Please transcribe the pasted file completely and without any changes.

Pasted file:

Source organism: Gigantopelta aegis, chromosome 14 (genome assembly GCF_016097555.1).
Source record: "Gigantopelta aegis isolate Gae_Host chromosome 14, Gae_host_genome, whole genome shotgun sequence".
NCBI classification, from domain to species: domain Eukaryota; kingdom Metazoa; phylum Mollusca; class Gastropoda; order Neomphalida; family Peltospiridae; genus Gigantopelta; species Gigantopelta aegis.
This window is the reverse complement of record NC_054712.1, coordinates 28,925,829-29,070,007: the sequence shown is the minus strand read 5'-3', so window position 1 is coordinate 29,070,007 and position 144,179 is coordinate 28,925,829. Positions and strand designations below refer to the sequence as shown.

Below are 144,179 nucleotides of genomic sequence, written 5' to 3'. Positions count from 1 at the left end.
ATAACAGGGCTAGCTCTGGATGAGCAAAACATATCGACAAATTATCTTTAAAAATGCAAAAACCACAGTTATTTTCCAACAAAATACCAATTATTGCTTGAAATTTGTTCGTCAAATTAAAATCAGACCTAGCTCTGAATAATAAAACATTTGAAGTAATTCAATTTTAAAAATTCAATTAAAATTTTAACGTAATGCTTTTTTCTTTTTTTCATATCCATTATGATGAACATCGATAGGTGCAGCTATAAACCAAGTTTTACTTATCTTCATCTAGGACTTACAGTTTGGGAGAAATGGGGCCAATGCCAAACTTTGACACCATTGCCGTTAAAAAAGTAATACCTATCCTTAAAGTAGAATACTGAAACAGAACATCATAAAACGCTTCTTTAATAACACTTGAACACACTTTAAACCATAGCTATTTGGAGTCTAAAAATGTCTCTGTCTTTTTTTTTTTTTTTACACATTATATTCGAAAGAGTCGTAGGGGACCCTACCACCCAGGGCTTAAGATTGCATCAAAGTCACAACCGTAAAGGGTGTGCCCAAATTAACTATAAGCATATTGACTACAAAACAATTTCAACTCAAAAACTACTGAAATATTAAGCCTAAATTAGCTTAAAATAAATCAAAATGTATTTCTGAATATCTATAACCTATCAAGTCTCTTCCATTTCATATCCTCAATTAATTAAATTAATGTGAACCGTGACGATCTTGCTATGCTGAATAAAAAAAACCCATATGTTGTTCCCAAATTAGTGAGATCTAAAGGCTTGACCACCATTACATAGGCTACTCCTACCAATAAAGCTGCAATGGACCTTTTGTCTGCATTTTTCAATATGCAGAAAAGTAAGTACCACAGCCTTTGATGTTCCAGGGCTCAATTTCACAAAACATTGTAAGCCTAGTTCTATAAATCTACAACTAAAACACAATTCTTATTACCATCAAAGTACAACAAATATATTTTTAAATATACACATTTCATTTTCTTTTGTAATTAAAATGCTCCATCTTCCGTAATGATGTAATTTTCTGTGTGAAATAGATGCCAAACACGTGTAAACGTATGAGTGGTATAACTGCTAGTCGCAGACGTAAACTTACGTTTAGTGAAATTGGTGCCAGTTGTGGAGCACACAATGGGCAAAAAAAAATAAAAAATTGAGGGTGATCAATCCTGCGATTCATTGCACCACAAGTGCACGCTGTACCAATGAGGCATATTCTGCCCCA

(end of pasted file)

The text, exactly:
Source organism: Gigantopelta aegis, chromosome 14 (genome assembly GCF_016097555.1).
Source record: "Gigantopelta aegis isolate Gae_Host chromosome 14, Gae_host_genome, whole genome shotgun sequence".
NCBI classification, from domain to species: domain Eukaryota; kingdom Metazoa; phylum Mollusca; class Gastropoda; order Neomphalida; family Peltospiridae; genus Gigantopelta; species Gigantopelta aegis.
This window is the reverse complement of record NC_054712.1, coordinates 28,925,829-29,070,007: the sequence shown is the minus strand read 5'-3', so window position 1 is coordinate 29,070,007 and position 144,179 is coordinate 28,925,829. Positions and strand designations below refer to the sequence as shown.

Below are 144,179 nucleotides of genomic sequence, written 5' to 3'. Positions count from 1 at the left end.
ATAACAGGGCTAGCTCTGGATGAGCAAAACATATCGACAAATTATCTTTAAAAATGCAAAAACCACAGTTATTTTCCAACAAAATACCAATTATTGCTTGAAATTTGTTCGTCAAATTAAAATCAGACCTAGCTCTGAATAATAAAACATTTGAAGTAATTCAATTTTAAAAATTCAATTAAAATTTTAACGTAATGCTTTTTTCTTTTTTTCATATCCATTATGATGAACATCGATAGGTGCAGCTATAAACCAAGTTTTACTTATCTTCATCTAGGACTTACAGTTTGGGAGAAATGGGGCCAATGCCAAACTTTGACACCATTGCCGTTAAAAAAGTAATACCTATCCTTAAAGTAGAATACTGAAACAGAACATCATAAAACGCTTCTTTAATAACACTTGAACACACTTTAAACCATAGCTATTTGGAGTCTAAAAATGTCTCTGTCTTTTTTTTTTTTTTTACACATTATATTCGAAAGAGTCGTAGGGGACCCTACCACCCAGGGCTTAAGATTGCATCAAAGTCACAACCGTAAAGGGTGTGCCCAAATTAACTATAAGCATATTGACTACAAAACAATTTCAACTCAAAAACTACTGAAATATTAAGCCTAAATTAGCTTAAAATAAATCAAAATGTATTTCTGAATATCTATAACCTATCAAGTCTCTTCCATTTCATATCCTCAATTAATTAAATTAATGTGAACCGTGACGATCTTGCTATGCTGAATAAAAAAAACCCATATGTTGTTCCCAAATTAGTGAGATCTAAAGGCTTGACCACCATTACATAGGCTACTCCTACCAATAAAGCTGCAATGGACCTTTTGTCTGCATTTTTCAATATGCAGAAAAGTAAGTACCACAGCCTTTGATGTTCCAGGGCTCAATTTCACAAAACATTGTAAGCCTAGTTCTATAAATCTACAACTAAAACACAATTCTTATTACCATCAAAGTACAACAAATATATTTTTAAATATACACATTTCATTTTCTTTTGTAATTAAAATGCTCCATCTTCCGTAATGATGTAATTTTCTGTGTGAAATAGATGCCAAACACGTGTAAACGTATGAGTGGTATAACTGCTAGTCGCAGACGTAAACTTACGTTTAGTGAAATTGGTGCCAGTTGTGGAGCACACAATGGGCAAAAAAAAATAAAAAATTGAGGGTGATCAATCCTGCGATTCATTGCACCACAAGTGCACGCTGTACCAATGAGGCATATTCTGCCCCA